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I'm writing a "driver" for a program, the driver communicates with some devices on network. I already have C# software working with the devices, so the plan is to reuse code. So the driver dll is really an interop between program and and already availible assemblies, it's written in C++/CLI. The program calls methods described in interface, the interop dll calls C# code, that is how I see it.

I implement methods to be called by program using pragma unmanaged

DeviceSearch::DeviceSearch(IDeviceSearchHandler* handler):m_handler(handler)
    ManagedWrapper mw;

ManagedWrapper is implemented in managed code, obviously

void ManagedWrapper::Init()

    //some code

However, the problem rises here. If the Init() is empty or calls methods/classes defined in C++, it's working ok. However, if I try to call the C# code (which is referenced using #using , where Facade.dll is the C# dll which performs some functions), I get access violation exception right when mw.Init() is called, not even within it.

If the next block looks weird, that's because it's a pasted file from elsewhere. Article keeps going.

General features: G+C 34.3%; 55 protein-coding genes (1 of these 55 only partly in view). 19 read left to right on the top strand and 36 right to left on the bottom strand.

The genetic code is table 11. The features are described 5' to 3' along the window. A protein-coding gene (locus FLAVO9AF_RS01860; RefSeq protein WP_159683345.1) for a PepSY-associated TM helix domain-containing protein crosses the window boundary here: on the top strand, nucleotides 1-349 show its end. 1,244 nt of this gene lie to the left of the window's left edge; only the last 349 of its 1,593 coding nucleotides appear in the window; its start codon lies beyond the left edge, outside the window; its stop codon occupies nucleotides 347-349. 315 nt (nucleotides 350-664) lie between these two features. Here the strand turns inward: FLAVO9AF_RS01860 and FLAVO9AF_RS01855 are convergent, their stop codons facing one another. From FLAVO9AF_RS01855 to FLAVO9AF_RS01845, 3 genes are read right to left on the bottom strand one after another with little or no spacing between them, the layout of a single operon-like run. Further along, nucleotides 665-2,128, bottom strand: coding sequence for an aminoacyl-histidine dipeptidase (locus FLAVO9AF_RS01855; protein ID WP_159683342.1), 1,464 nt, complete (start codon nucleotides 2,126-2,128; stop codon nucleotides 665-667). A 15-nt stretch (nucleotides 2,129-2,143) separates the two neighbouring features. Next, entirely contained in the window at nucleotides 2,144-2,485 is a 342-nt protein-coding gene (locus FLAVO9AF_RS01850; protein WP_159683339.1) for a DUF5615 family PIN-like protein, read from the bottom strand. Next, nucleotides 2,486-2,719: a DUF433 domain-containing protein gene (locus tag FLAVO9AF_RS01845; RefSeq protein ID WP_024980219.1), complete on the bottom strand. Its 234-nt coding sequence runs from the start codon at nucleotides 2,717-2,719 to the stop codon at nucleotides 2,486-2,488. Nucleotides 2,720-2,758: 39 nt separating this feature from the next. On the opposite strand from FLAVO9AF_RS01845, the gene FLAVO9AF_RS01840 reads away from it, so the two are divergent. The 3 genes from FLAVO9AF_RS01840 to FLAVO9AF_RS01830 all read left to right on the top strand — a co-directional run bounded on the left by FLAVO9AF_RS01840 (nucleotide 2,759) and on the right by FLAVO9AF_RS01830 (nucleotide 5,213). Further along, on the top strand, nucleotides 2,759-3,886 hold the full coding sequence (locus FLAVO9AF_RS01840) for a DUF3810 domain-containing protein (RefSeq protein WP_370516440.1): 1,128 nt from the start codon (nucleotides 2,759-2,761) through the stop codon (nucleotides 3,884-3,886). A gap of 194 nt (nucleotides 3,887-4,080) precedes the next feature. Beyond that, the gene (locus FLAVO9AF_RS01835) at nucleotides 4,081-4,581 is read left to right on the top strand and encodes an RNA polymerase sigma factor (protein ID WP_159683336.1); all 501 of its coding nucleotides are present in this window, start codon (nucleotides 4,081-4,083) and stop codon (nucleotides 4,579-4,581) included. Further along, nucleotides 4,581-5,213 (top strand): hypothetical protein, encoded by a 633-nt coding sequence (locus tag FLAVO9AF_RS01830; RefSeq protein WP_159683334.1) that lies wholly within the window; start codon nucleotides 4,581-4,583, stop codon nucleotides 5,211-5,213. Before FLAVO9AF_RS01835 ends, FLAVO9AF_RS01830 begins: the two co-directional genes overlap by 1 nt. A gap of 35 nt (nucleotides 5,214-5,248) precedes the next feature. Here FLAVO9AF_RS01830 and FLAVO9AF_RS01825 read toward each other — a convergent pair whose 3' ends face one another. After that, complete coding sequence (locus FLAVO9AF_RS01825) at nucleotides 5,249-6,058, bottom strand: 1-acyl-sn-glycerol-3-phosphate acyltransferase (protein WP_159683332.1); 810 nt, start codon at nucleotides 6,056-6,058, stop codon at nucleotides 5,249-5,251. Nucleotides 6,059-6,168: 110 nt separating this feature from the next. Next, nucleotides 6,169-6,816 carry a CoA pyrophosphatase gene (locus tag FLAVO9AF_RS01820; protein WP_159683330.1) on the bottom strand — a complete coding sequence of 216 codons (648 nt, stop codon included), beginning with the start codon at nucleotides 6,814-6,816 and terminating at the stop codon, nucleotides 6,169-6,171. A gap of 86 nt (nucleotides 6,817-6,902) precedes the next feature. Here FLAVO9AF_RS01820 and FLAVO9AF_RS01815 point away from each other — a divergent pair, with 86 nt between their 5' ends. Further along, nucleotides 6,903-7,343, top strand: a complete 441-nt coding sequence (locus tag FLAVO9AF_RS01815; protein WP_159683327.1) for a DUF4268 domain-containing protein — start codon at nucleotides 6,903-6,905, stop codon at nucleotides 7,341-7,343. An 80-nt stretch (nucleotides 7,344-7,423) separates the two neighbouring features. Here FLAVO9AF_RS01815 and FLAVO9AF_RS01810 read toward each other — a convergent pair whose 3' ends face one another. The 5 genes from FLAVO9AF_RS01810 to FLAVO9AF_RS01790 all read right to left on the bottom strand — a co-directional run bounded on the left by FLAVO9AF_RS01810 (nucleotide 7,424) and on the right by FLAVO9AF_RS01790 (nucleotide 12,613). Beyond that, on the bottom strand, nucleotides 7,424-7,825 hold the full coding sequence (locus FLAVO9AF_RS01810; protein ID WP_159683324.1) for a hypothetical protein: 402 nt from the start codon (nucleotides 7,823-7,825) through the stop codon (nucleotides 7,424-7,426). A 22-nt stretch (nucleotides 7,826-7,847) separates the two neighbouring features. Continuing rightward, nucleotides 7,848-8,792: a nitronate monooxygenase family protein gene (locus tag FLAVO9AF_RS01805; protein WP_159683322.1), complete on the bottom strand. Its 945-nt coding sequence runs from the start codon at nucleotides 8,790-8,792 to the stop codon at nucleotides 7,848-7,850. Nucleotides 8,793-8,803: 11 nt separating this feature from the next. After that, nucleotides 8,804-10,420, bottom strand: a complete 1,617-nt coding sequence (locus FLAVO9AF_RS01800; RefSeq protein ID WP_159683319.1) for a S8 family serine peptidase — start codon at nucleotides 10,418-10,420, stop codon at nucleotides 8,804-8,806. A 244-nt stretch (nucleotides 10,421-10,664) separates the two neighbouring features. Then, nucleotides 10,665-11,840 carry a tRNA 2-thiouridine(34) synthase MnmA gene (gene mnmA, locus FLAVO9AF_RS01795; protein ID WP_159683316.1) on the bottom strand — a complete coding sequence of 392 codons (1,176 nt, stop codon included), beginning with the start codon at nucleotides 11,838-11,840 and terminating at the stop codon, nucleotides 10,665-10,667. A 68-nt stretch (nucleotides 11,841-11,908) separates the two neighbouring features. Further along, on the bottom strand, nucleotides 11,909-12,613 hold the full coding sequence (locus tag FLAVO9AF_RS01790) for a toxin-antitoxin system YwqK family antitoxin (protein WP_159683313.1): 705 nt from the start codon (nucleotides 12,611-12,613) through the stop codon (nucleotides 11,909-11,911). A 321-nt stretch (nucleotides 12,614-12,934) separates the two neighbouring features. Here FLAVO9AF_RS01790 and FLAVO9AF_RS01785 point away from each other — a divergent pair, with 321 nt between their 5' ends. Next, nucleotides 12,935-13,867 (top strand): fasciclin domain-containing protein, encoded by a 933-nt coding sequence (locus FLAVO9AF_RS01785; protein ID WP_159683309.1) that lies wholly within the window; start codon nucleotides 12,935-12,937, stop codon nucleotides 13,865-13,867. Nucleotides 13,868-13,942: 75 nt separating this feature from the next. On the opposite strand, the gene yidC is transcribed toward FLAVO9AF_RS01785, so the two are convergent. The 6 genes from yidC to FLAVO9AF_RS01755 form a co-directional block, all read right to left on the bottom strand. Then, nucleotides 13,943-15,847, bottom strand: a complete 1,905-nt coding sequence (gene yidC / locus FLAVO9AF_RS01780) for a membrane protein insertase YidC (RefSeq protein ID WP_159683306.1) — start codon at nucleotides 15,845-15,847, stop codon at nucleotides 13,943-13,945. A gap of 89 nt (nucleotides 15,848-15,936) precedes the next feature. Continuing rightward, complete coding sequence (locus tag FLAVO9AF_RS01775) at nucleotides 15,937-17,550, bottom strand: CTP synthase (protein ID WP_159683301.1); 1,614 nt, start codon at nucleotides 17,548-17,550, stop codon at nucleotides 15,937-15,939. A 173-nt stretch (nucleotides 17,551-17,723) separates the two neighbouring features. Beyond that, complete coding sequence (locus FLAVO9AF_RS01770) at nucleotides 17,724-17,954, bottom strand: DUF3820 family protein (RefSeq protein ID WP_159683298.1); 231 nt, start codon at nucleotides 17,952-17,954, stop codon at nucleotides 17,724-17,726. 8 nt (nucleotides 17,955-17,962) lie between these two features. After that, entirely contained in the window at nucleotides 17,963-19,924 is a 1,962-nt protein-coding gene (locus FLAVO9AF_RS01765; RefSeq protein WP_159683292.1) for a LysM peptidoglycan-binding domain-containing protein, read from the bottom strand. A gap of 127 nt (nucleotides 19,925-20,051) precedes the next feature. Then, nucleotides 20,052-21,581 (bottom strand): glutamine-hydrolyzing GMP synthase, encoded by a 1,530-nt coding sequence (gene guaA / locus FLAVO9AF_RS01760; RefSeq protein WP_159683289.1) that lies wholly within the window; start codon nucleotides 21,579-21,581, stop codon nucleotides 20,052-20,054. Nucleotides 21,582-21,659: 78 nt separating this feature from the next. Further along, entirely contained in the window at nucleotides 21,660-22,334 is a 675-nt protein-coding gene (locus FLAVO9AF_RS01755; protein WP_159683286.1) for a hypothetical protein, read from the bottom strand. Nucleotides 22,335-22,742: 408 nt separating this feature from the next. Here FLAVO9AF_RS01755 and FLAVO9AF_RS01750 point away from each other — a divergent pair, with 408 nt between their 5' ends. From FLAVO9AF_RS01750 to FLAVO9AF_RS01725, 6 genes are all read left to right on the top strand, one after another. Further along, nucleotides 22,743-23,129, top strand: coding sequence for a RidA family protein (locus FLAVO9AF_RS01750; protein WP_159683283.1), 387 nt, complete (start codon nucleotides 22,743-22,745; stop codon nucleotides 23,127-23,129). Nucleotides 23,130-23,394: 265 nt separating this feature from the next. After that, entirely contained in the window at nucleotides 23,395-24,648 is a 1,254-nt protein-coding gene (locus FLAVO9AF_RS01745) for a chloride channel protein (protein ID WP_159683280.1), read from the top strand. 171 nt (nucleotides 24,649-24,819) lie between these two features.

Am I missing something really obvious I should do to make the interop work? Most information in the net just tells that it should "just work" Thanks!

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(1) Make sure mixed-mode debugging is enabled. (2) Move all the code inside Init to a private helper method. If now Init starts running successfully, and crashes on the call to the helper method, then one of the C# types you are using failed to JIT. If it still fails at the call to the (almost empty) Init method, then your native code has corrupted the .NET runtime engine. –  Ben Voigt May 6 '11 at 13:39
It still fails. I've also implemented the solution described in the answer, but still the same failure. How to diagnose the corruption and get rid of it? Or is it better to use another method of interop? –  nnevod May 10 '11 at 9:29

1 Answer 1

See if this helps:

According to How can i use a C# dll in a Win32 C++ project ?

"Define an abstract interface class in your native C++ code, then create a concrete subclass inside the managed C++ DLL. Call into your C# objects in the method implementations.

Finally, export a factory function that will instantiate the implementation class and return a base-class pointer that your native code can use."

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